My kindergartener loves pirates, so we concocted a pirate cake for his birthday party. I love the process of turning a child’s wish into reality. The ship was three-tiered, complete with poop deck, bowsprit, topsails, gun ports and a chocolate wafer plank. All told, it took eight hours to make. Then we plunged a knife in through the chocolate frosted deck boards and devoured it.
“How could you eat something like that?” people asked. “It’s too beautiful to eat…all that work…”
Elaborate cakes give me joy, but it’s the joy of creative process I love most. The cake itself is ephemeral. Concocted, created with great enthusiasm, then… GONE.
It reminds me how important process is to children when they create art. The delight comes from experimenting and bringing something to life. It’s the action of art that’s important for kids, not the final product. Asking “how” questions when a child shows us artwork helps keep the focus on the process. Next time a child shows you a painting or drawing, ask an action question “How did you do that?”
The cake itself has been reduced to crumbs. The Playmobil pirate guys are back in the living room, the frosting scraped off their feet. The cake is gone, but the fact that it was created lives on. What we create stays with us. The process shapes us. The joy it gives prompts us to do more. What will be our next creative endeavor?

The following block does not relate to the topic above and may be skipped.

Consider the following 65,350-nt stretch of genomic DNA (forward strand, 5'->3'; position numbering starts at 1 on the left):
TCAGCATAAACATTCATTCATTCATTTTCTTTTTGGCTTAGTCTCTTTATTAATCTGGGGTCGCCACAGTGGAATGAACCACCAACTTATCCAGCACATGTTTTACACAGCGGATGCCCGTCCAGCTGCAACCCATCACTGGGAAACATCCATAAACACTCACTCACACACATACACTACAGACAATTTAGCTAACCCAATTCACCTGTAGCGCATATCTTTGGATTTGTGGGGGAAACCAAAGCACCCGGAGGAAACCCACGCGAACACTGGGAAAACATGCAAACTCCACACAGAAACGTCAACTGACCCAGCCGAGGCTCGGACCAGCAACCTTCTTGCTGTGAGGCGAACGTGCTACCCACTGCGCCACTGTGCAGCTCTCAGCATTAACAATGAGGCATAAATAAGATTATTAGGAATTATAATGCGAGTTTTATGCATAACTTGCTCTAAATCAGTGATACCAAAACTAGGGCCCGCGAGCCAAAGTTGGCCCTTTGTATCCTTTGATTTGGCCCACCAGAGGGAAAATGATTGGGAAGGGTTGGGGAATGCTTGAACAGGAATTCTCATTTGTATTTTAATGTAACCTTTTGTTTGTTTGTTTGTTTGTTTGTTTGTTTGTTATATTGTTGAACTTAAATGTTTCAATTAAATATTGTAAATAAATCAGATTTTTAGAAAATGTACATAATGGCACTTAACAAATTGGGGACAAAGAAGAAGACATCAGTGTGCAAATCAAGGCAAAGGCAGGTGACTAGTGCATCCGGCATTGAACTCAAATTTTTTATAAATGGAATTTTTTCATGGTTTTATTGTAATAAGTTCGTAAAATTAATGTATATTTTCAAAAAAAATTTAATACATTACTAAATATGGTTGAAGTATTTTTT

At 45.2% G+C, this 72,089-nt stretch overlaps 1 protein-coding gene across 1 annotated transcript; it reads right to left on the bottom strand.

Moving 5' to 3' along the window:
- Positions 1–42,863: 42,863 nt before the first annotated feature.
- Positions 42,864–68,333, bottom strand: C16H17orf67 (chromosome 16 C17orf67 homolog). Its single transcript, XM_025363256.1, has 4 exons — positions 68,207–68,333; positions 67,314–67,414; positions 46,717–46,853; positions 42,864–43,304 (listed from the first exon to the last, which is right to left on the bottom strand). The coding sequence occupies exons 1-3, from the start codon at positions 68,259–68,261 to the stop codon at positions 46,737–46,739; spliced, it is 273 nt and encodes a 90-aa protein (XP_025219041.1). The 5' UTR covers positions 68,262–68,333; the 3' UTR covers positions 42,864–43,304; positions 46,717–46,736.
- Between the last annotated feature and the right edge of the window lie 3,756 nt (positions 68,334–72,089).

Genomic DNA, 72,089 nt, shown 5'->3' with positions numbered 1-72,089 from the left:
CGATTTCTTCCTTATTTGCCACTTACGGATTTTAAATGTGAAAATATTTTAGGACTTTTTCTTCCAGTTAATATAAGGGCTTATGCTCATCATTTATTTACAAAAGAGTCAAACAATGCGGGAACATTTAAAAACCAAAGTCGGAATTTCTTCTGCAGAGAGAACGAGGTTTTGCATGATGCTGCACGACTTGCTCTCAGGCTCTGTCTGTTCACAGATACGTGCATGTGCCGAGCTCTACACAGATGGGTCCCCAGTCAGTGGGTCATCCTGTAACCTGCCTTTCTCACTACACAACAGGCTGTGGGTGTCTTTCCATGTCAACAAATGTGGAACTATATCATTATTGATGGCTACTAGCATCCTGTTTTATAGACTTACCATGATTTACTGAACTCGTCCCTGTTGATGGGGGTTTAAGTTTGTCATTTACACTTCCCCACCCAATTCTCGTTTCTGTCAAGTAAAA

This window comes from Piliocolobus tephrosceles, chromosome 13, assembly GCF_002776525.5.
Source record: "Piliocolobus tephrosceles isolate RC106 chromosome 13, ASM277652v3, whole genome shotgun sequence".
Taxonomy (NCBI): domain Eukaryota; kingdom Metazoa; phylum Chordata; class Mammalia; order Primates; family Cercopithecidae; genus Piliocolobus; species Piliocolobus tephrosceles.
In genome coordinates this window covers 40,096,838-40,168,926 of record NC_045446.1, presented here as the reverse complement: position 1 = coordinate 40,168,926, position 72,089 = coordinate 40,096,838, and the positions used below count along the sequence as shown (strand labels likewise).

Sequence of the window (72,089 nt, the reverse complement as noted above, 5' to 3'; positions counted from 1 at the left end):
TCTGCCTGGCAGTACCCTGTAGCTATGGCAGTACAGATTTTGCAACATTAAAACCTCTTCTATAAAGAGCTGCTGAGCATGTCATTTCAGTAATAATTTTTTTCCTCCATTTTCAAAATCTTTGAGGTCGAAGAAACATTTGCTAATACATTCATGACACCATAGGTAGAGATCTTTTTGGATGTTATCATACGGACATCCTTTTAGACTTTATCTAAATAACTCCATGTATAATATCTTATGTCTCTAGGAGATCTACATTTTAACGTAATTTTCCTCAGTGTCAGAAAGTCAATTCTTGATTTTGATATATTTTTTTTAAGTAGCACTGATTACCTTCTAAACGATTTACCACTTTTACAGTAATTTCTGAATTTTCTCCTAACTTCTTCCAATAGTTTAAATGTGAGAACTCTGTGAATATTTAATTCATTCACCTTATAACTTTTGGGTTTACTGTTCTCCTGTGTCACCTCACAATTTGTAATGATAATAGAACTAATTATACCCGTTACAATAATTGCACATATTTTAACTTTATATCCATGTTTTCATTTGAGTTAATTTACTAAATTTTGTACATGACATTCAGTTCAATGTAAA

Creating edible art helps us practice the art of letting go. This is an essential life skill – it helps us accept change, accept death, and refocus life to center on relationships and experiences rather than ‘stuff.’ Besides, what’s the good of keeping it? A cake will only get moldy. Better to eat the pirate ship while it’s still fresh and marvelous.
And, of course, moving on to the next stage is also delicious.
What do you hang on to? How do you practice letting go and moving on? What’s your latest creation?
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For those of you curious about the pirate ship cake process:
I built the ship in three layers, using up three cake mixes. The ship was longer than a 13x 9 pan, so I had to cut and piece cake together with frosting. Using a pattern helps keep the shape consistent between the layers.
Pretzel rods made an excellent “wooden” bowsprit and taff rail around the ship. I attached the pretzels to the tootsie roll stanchions with dabs of frosting. The cannon balls are malted milk balls. Buckets are made of rollos. The plank is a chocolate wafer cookie. I made the gun ports by poking in black licorice pieces and outlining them with colored frosting.
To make an ocean I just directly frosted the wooden cutting board used as a base, making “waves” with swirls of extra frosting. I originally hoped to make edible sails or at least masts made of pretzels rods, but paper ones worked better. The sails are cardstock paper poked by wooden barbeque skewers (pretzel rods were too fat to do that). I added skewers at the bottom of each sail for the yards, and the crow's nest is made of cardstock, too.
Finishing touches – pirate figurines, pirate gold, extra supply of swords, tiny treasure map and Calico Jack’s pirate flag flying off the stern.